Many Syrian refugees are housed at the Domiz camp in Kurdistan. AP file photo.
UNITED NATIONS – Kurdish leaders have warned the United Nations they are preparing for an extra 500,000 Iraqis fleeing into their self-governing region when the expected assault on Islamic State-held Mosul begins in earnest, a UN official told Rudaw.
Zainab Bangura, the UN’s special envoy on sexual crimes during wartime, spoke with Rudaw about her visit to Erbil, Dohuk and Lalish as part of her April 16-29 five-nation Middle East tour to probe atrocities by Islamic State, known as ISIS or ISIL.
Kurdish officials are “putting in place, with the UN agencies, to prepare space once the attack on Mosul succeeds because it’s a big city of over 1 million people – so they anticipate they will have an extra 500,000 displaced,” Bangura told Rudaw on Thursday.
“None of the displaced will want to go to Baghdad, because Baghdad is not safe, and they would rather go to Erbil or Dohuk.”
During her visit, Bangura met with the Kurdistan Regional Government’s Prime Minister Nechirvan Barzani and other officials in Erbil and Dohuk, some of whom complained about struggling to host such a large number of refugees from Syria and Iraq.
“All the IDPs and the Syrian refugees are in Kurdistan Region. It’s a small region and, according to them, they’ve not had resources from the government in Baghdad for up to a year,” she said, using an UN acronym to describe internally displaced persons.
“They have to host all these IDPs who are fighting from all the war within and then they have Syrian refugees also.”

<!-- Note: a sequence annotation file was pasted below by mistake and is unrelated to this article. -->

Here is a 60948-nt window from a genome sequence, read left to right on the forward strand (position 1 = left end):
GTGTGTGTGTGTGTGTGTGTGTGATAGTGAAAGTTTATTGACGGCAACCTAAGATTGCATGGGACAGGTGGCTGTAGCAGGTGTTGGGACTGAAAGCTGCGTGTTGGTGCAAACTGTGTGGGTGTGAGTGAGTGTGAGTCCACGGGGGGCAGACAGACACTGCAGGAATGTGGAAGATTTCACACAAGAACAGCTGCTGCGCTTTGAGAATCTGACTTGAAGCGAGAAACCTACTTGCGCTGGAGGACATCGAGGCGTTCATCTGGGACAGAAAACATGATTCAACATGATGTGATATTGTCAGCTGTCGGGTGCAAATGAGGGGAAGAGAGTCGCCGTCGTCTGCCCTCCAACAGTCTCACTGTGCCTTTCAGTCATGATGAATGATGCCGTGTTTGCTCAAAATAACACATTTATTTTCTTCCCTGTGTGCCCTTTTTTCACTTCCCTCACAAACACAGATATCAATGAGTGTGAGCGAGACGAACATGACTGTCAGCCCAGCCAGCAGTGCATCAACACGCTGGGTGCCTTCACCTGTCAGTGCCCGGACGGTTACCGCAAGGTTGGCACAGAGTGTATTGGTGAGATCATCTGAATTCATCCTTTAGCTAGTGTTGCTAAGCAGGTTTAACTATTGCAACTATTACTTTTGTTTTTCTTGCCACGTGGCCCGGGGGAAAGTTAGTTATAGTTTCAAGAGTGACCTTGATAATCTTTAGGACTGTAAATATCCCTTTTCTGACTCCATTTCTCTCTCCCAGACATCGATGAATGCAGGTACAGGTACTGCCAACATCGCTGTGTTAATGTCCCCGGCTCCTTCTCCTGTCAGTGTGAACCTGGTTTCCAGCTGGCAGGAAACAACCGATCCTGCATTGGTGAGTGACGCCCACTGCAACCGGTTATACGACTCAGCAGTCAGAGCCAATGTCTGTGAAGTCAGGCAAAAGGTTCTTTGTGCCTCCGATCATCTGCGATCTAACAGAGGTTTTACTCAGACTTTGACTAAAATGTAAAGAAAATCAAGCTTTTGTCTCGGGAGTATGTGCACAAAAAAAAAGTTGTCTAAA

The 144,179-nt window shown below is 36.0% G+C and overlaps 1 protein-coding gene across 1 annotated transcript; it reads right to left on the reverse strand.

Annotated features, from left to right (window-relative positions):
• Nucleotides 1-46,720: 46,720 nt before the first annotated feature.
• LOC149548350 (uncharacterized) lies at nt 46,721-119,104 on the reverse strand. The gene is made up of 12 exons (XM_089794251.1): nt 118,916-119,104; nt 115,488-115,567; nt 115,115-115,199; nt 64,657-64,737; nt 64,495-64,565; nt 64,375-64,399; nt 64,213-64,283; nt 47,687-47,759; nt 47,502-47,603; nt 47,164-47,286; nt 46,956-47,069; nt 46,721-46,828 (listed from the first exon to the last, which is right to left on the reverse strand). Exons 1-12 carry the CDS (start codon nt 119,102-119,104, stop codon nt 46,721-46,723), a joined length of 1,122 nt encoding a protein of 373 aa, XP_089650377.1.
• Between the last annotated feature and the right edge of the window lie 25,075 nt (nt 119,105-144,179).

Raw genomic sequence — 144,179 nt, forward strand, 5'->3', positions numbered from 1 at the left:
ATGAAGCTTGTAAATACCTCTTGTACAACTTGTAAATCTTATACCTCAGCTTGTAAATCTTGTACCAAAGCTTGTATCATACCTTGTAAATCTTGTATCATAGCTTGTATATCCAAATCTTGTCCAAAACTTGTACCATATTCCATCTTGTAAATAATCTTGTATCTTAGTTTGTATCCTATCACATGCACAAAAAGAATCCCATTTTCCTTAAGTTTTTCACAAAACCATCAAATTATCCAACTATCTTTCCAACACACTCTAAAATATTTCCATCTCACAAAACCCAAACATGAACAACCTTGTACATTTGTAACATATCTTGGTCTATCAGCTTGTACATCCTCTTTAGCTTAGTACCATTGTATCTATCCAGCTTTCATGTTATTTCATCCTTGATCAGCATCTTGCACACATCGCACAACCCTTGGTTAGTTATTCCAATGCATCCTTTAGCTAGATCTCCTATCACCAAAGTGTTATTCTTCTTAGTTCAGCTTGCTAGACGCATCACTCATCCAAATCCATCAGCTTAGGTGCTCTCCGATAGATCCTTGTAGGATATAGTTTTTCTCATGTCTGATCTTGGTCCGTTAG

The Kurdish region already hosts some 250,000 refugees from Syria and 2 million Iraqi IDPs who were forced to flee their homes when the sectarian Sunni Muslim militia, ISIS, seized swathes of Iraq and Syria and began persecuting Shiites and religious minority groups.
Iraqi and Kurdish forces are preparing to re-capture Mosul, a mostly-Sunni ISIS-held city, in an operation that is expected to include military intelligence and airstrikes from a US-led coalition and ground forces made up of Kurdish Peshmerga and Iraqi forces.
On Wednesday, the Norwegian Refugee Council, an aid group, said that a record 38 million people have been internally displaced in their countries worldwide, with 2.2 million Iraqis alone forced to flee from their homes in 2014 after the Islamic State group overrun their areas.
At least 1.1 million Syrians also fled their homes last year. That country has the highest number of internally displaced, with 7.6 million dislodged because of the conflict, now in its fifth year. That's at least 35 per cent of the population.